2019 AMC 10B Problems/Problem 25

The following problem is from both the 2019 AMC 10B #25 and 2019 AMC 12B #23, so both problems redirect to this page.

Problem

How many sequences of $0$s and $1$s of length $19$ are there that begin with a $0$, end with a $0$, contain no two consecutive $0$s, and contain no three consecutive $1$s?

$\textbf{(A) }55\qquad\textbf{(B) }60\qquad\textbf{(C) }65\qquad\textbf{(D) }70\qquad\textbf{(E) }75$

Solution 1 (recursion)

We can deduce, from the given restrictions, that any valid sequence of length $n$ will start with a $0$ followed by either $10$ or $110$. Thus we can define a recursive function $f(n) = f(n-3) + f(n-2)$, where $f(n)$ is the number of valid sequences of length $n$.

This is because for any valid sequence of length $n$, you can append either $10$ or $110$ and the resulting sequence will still satisfy the given conditions.

It is easy to find $f(5) = 1$ with the only possible sequence being $01010$ and $f(6) = 2$ with the only two possible sequences being $011010$ and $010110$ by hand, and then by the recursive formula, we have $f(19) = \boxed{\textbf{(C) }65}$.

Solution 2 (casework)

After any particular $0$, the next $0$ in the sequence must appear exactly $2$ or $3$ positions down the line. In this case, we start at position $1$ and end at position $19$, i.e. we move a total of $18$ positions down the line. Therefore, we must add a series of $2$s and $3$s to get $18$. There are a number of ways to do this:

Case 1: nine $2$s - there is only $1$ way to arrange them.

Case 2: two $3$s and six $2$s - there are ${8\choose2} = 28$ ways to arrange them.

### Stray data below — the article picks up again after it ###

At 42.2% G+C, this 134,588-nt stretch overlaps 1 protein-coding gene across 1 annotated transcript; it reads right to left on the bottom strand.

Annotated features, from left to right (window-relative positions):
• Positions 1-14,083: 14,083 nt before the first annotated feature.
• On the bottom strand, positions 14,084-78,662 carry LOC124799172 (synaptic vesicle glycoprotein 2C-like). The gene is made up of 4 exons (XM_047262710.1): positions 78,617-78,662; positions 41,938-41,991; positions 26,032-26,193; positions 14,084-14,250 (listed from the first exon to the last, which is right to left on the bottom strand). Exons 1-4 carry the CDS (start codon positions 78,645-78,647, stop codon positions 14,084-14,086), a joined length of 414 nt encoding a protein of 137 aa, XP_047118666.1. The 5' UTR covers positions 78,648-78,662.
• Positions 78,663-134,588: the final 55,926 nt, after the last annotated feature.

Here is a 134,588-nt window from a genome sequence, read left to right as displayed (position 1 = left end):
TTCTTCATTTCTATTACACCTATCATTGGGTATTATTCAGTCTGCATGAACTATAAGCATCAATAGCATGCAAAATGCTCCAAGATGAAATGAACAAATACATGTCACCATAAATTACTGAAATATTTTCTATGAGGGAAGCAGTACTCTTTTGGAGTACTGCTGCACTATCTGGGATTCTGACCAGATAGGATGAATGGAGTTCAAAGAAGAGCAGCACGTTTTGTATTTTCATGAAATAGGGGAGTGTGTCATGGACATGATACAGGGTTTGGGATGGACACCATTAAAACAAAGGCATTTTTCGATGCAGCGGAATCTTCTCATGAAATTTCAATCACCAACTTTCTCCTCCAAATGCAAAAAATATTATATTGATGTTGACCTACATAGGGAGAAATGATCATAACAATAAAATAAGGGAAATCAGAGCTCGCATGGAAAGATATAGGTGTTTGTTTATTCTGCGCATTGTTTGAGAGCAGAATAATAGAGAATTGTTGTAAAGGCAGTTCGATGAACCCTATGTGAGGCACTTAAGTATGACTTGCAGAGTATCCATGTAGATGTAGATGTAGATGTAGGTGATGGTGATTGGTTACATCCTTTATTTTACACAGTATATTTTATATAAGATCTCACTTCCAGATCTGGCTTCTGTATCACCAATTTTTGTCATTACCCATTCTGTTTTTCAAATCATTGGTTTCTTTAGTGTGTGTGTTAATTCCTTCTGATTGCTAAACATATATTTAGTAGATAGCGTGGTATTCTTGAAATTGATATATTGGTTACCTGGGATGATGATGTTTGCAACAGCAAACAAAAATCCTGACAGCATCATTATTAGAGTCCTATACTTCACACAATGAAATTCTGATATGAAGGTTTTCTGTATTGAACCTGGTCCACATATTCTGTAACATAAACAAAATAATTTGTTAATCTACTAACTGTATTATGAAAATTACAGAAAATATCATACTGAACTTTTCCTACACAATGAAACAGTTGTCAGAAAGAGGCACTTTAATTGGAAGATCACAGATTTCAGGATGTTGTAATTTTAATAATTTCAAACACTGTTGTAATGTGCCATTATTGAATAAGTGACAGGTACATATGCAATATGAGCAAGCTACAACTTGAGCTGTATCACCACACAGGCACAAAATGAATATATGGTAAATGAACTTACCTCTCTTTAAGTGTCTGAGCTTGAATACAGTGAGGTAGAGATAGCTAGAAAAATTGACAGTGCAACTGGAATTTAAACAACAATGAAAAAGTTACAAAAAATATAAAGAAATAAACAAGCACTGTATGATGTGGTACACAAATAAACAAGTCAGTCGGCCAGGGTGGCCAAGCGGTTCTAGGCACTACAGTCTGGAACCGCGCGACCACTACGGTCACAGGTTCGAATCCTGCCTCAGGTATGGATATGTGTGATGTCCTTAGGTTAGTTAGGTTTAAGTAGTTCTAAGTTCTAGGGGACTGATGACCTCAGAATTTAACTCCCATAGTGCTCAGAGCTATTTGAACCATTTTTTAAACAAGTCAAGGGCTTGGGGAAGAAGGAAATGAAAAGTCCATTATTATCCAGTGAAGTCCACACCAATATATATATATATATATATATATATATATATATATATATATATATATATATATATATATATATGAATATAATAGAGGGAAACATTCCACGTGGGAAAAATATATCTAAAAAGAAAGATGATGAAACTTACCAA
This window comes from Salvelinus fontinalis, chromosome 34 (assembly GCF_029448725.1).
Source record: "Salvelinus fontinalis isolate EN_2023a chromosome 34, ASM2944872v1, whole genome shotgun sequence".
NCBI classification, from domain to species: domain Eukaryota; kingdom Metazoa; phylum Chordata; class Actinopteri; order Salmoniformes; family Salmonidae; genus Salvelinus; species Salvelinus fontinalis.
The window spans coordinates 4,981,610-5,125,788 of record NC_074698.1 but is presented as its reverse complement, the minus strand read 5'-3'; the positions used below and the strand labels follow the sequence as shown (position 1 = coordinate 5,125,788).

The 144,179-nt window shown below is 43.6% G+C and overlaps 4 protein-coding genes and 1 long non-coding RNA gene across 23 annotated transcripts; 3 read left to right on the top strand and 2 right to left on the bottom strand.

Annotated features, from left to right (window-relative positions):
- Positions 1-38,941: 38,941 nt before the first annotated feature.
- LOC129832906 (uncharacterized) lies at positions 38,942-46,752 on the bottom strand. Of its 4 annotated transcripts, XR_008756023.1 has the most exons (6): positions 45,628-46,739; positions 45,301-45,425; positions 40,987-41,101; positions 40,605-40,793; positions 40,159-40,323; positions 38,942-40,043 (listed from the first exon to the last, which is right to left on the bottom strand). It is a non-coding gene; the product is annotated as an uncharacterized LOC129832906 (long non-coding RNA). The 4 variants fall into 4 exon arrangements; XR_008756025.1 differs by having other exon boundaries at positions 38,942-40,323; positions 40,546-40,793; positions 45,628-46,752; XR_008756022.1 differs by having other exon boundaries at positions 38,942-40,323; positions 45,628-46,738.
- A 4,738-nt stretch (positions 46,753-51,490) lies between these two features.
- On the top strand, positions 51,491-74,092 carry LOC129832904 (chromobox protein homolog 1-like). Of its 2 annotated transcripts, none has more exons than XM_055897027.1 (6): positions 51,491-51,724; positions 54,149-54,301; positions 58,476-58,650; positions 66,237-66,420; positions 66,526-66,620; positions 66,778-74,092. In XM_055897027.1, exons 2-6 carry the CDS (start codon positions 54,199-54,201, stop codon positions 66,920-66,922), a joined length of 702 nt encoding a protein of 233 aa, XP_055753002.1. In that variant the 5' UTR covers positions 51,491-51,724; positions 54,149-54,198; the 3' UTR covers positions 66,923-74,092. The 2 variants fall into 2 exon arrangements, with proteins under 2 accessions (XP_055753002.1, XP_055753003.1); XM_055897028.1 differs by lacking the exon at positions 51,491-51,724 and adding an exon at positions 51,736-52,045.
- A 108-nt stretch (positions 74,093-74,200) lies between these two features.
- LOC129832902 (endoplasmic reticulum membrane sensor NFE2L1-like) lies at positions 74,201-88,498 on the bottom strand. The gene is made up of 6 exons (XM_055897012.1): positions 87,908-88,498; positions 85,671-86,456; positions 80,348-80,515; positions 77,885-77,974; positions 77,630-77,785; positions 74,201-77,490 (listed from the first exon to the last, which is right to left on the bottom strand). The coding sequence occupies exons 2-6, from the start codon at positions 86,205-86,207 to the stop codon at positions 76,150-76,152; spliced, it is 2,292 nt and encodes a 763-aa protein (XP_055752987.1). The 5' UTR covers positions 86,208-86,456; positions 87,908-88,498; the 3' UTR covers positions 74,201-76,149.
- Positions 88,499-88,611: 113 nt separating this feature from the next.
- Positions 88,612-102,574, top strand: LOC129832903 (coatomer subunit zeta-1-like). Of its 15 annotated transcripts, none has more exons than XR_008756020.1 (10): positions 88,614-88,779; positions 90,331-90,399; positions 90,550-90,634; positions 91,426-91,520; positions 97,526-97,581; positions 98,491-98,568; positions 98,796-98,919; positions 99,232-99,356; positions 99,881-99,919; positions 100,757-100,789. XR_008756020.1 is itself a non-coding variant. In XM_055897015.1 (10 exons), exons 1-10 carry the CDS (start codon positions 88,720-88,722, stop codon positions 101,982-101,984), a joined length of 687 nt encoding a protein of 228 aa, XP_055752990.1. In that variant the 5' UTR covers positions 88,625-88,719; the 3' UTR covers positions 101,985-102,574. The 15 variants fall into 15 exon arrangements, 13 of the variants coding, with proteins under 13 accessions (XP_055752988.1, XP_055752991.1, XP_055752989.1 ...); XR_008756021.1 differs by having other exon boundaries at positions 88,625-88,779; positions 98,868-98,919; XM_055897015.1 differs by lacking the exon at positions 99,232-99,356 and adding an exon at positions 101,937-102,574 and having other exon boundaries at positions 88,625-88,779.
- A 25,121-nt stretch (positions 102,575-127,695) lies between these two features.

Case 3: four $3$s and three $2$s - there are ${7\choose4} = 35$ ways to arrange them.

Case 4: six $3$s - there is only $1$ way to arrange them.

Summing the four cases gives $1+28+35+1=\boxed{\textbf{(C) }65}$.

Solution 3 (casework and blocks)

We can simplify the original problem into a problem where there are $2^{17}$ binary characters with zeros at the beginning and the end. Then, we know that we cannot have a block of 2 zeroes and a block of 3 ones. Thus, our only options are a block of $0$s, $1$s, and $11$s. Now, we use casework:

Case 1: Alternating 1s and 0s. There is simply 1 way to do this: $0101010101010101010$. Now, we note that there cannot be only one block of $11$ in the entire sequence, as there must be zeroes at both ends and if we only include 1 block, of $11$s this cannot be satisfied. This is true for all odd numbers of $11$ blocks.

Case 2: There are 2 $11$ blocks. Using the zeroes in the sequence as dividers, we have a sample as $0110110101010101010$. We know there are 8 places for $11$s, which will be filled by $1$s if the $11$s don't fill them. This is ${8\choose2} = 28$ ways.

Case 3: Four $11$ blocks arranged. Using the same logic as Case 2, we have ${7\choose4} = 35$ ways to arrange four $11$ blocks.

Case 4: No single $1$ blocks, only $11$ blocks. There is simply one case for this, which is $0110110110110110110$.

Adding these four cases, we have $1+28+35+1=\boxed{\textbf{(C) }65}$ as our final answer.

~Equinox8

Video Solution

For those who want a video solution: https://youtu.be/VamT49PjmdI

See Also

2019 AMC 10B (ProblemsAnswer KeyResources)
Preceded by
Problem 24
Followed by
Last Problem
1 2 3 4 5 6 7 8 9 10 11 12 13 14 15 16 17 18 19 20 21 22 23 24 25
All AMC 10 Problems and Solutions
2019 AMC 12B (ProblemsAnswer KeyResources)
Preceded by
Problem 22
Followed by
Problem 24
1 2 3 4 5 6 7 8 9 10 11 12 13 14 15 16 17 18 19 20 21 22 23 24 25
All AMC 12 Problems and Solutions

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